Who was Daddy?

When I thought, Blog Day, I wondered what the Lord would lay on my heart. I have been thinking about my Dad. What is it about him that he continues to live in my heart? What was it like for Dad when he grew up? What kind of little boy was he?

Without the ever-flowing words of Mom, I would not have snippets of his life. I would not know what made him a strict disciplinarian with a twinkle in his eye. I would not know the compassion that was in his heart and the steadfast faith in the Lord Jesus Christ.

He died June 6, 1979. I have forgotten the sound of his voice, but when I least expect it, I feel the piercing pang that comes with missing Daddy.

Mother wrote that when she met Dad, ‘I was furious when he whispered into my ear, “You know that God created you just for me….”‘ At five foot 7 inches, his hazel eyes and a square chin he did not compare to her ideal man of six feet, dark curly hair, with a booming baritone. She tried to avoid him. But to no avail. During that school year from September to April, Dad pursued Mom.

Daddy was born in McPherson County, Kansas, to Jacob and Emilie Siemens who were Dutch-German immigrants whose families lived in Russia for almost 100 years. In 1903, Daddy’s parents purchased a homestead in Washita County in Oklahoma. They were poor folks who worked hard. Jacob the Fifth was gifted with words and with the knowledge of the Bible and was soon appointed as a traveling evangelist, besides farming and auctioneering.

Little Herman was a serious fellow who was interested in crawling things and machinery. When his mother warned him about the wormy creature he played with, he said, “If it poisons me, I will warn others.” He once told me about working on farm machinerHis hands and mind knew just what to do to fix cars, tractors, electric lights and irons.

When Herman was almost 17 years old, he completed his high school diploma and began teaching country school for four years, attending summer school at a university. He decided to get his degree at Tabor College in Hillsboro, Kansas. His friends showed him a picture of the the girl they picked out for him. He said he only wanted a degree, not a wife. By April, Mother wrote, “He won and we were engaged to be married.”

The engagement was two years long, as Mother promised to teach school two years. After marriage they taught school in Oklahoma. Once Mother said she didn’t dare admire anything or Dad would get it for her if all possible. He couldn’t sit still and had to be doing something. He was ecstatic when he found out he was to be a father, and I arrived on June 16th. He soon realized that he needed to change occupations to support his family and moved to Clinton, Oklahoma. He delivered special delivery letters, worked as a janitor and as a substitute for several years. He took a civil service exam and worked until 9 pm on May 17th, 1930, before he could go see his new son, Bennie James. He became a ‘regular’ in the post office in 1935.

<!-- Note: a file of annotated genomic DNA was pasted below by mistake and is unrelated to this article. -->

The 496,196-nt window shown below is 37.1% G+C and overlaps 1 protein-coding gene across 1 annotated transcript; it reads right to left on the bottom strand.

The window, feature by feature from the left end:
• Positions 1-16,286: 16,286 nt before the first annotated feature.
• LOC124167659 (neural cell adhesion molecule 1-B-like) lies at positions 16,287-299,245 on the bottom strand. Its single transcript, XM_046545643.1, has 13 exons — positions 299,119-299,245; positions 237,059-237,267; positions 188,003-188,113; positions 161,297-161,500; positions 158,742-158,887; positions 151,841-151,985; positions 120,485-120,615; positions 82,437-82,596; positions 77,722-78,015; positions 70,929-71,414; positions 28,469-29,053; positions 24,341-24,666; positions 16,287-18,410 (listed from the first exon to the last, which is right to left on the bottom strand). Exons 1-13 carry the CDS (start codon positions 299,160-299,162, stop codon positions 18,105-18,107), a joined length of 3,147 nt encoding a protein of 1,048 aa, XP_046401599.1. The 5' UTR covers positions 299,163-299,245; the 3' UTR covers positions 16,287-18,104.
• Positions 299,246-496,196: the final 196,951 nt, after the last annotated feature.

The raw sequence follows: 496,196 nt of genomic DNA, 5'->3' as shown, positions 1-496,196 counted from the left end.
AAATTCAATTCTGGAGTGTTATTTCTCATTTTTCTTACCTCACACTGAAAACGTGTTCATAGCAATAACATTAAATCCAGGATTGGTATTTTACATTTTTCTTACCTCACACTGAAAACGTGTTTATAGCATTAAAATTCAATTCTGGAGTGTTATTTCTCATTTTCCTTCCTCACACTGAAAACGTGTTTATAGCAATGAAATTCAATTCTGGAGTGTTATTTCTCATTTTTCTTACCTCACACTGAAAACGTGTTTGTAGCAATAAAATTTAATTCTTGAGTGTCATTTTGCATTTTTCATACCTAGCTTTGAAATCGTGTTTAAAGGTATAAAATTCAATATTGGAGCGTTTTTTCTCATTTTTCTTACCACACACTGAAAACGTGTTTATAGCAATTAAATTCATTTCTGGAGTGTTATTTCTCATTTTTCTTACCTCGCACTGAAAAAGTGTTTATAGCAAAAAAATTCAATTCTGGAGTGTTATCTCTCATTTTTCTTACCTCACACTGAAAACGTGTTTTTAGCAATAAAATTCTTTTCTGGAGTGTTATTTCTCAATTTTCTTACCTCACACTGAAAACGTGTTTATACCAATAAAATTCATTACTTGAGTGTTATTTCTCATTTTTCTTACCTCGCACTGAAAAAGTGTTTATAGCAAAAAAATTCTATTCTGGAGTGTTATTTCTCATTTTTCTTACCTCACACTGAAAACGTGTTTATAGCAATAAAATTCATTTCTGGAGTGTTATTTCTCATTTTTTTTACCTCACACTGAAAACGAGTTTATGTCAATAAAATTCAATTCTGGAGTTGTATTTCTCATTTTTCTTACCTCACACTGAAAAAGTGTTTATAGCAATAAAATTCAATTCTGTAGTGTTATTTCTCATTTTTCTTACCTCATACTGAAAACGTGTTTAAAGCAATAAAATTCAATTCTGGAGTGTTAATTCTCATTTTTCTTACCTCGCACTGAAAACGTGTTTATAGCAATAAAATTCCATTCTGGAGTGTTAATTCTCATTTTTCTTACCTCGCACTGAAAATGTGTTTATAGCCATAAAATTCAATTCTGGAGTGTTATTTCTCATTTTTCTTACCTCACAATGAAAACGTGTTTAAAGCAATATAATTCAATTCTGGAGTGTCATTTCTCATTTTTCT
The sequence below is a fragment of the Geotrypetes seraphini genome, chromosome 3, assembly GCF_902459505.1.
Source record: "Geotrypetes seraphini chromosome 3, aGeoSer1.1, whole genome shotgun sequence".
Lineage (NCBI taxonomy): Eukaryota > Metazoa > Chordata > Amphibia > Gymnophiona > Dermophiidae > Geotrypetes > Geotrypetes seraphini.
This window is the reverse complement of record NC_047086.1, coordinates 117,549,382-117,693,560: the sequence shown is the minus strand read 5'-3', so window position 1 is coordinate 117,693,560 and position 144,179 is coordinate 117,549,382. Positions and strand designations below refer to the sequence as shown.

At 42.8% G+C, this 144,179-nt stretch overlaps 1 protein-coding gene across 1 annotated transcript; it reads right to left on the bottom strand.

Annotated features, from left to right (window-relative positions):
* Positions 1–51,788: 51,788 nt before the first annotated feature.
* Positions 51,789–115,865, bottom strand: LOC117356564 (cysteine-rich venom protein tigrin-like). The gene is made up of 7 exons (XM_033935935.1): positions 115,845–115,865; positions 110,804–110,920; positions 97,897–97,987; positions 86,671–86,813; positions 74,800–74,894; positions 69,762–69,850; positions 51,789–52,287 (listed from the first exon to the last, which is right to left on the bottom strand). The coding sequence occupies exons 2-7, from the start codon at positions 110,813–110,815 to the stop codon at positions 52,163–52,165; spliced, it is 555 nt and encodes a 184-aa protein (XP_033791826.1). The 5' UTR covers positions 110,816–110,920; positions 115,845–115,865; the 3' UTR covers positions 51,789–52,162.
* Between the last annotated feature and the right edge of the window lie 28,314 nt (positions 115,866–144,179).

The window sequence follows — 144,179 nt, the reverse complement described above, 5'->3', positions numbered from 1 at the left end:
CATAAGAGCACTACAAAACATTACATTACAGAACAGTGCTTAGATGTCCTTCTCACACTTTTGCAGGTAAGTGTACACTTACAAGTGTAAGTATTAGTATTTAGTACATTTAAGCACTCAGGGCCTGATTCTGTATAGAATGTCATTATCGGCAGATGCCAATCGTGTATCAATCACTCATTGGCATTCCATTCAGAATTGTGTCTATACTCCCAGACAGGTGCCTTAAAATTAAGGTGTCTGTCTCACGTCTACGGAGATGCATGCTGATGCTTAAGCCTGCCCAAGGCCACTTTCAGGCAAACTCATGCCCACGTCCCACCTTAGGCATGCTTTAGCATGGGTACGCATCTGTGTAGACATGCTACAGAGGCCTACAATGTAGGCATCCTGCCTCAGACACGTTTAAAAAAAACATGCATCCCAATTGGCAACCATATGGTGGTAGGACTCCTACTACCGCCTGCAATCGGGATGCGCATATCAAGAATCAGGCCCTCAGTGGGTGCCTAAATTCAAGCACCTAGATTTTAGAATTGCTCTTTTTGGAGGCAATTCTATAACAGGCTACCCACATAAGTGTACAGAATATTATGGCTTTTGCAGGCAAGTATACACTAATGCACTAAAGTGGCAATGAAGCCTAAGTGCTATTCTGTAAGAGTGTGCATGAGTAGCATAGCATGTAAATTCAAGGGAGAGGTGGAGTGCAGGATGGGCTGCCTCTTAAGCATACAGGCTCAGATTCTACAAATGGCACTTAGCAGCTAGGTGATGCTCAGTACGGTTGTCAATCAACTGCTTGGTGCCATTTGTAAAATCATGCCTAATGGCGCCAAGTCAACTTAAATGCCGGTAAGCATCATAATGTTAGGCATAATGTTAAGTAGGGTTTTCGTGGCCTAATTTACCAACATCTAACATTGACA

Some of my summer memories was riding on the the running board of the parcel post truck and watched Dad deliver mail. October 16, 1945, Dad drove his 1938 ‘Chevy’ on the 94 miles and 202 boxes of the Rural Route 1 in Watonga, Oklahoma. He retired December 30, 1963.

What did I learn from Daddy? Responsibility, the ‘can-do’ spirit, a steadfast faith, a sense of humor and how to laugh every day. Dad believed in corporal punishment. Once when I was about ten, Dad sent me for a switch from the Tamrisk Bush. I found a very slender short stem. It was not suitable for Dad, and he sent me for another switch that ‘wouldn’t break’. The anticipation of the punishment was worse when I had to choose the instrument he would use.

God gives fathers strong arms to gently hold little babes;
God gives fathers strong legs to lead children safely along life’s way
God gives fathers ears to hear the cries of pain and laughter
God gives fathers tongues to geach and nurture the young ones in His love
God gives fathers eyes of love that go deep into the heart
God gives fathers wisdom to place little hands into the hands of God.

As time passes, I see the wisdom of my Dad….and the words of one of the Ten Commandments becomes more clear: Honor your father and mother so that you’ll live a long time in the land that God, your God, is giving you. Exodus 20:12

What has Dad taught me? He taught me to trust our Lord, and lean not on my own understanding. When Dad died I felt bereft, something was missing in my life. That is when I began to understand more clearly the phrase I use as a greeting in every prayer ….. Dear Heavenly Father….. and understanding the complexities of the Fatherhood of our God in Heaven.

I John 3:1-3 What marvelous love the Father has extended to us! Just look at it—we’re called children of God! That’s who we really are. But that’s also why the world doesn’t recognize us or take us seriously, because it has no idea who he is or what he’s up to. But friends, that’s exactly who we are: children of God. And that’s only the beginning. Who knows how we’ll end up! What we know is that when Christ is openly revealed, we’ll see him—and in seeing him, become like him. All of us who look forward to his Coming stay ready, with the glistening purity of Jesus’ life as a model for our own.